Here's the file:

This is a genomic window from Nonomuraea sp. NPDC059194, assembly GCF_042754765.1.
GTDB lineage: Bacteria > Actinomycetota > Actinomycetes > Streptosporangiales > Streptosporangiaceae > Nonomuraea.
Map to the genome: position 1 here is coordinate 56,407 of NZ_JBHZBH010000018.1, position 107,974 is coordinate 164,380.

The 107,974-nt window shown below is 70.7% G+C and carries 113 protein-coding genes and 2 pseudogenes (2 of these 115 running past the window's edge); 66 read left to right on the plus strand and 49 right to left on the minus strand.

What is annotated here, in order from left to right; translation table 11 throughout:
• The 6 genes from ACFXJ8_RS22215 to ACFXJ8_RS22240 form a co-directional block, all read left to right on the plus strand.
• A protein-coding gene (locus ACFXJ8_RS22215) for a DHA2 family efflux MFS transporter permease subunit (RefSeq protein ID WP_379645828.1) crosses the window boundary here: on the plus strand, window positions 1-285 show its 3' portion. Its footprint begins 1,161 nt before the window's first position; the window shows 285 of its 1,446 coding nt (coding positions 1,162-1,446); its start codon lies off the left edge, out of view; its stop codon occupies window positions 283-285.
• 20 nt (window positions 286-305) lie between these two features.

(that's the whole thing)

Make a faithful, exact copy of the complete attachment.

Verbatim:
This is a genomic window from Nonomuraea sp. NPDC059194, assembly GCF_042754765.1.
GTDB lineage: Bacteria > Actinomycetota > Actinomycetes > Streptosporangiales > Streptosporangiaceae > Nonomuraea.
Map to the genome: position 1 here is coordinate 56,407 of NZ_JBHZBH010000018.1, position 107,974 is coordinate 164,380.

The 107,974-nt window shown below is 70.7% G+C and carries 113 protein-coding genes and 2 pseudogenes (2 of these 115 running past the window's edge); 66 read left to right on the plus strand and 49 right to left on the minus strand.

What is annotated here, in order from left to right; translation table 11 throughout:
• The 6 genes from ACFXJ8_RS22215 to ACFXJ8_RS22240 form a co-directional block, all read left to right on the plus strand.
• A protein-coding gene (locus ACFXJ8_RS22215) for a DHA2 family efflux MFS transporter permease subunit (RefSeq protein ID WP_379645828.1) crosses the window boundary here: on the plus strand, window positions 1-285 show its 3' portion. Its footprint begins 1,161 nt before the window's first position; the window shows 285 of its 1,446 coding nt (coding positions 1,162-1,446); its start codon lies off the left edge, out of view; its stop codon occupies window positions 283-285.
• 20 nt (window positions 286-305) lie between these two features.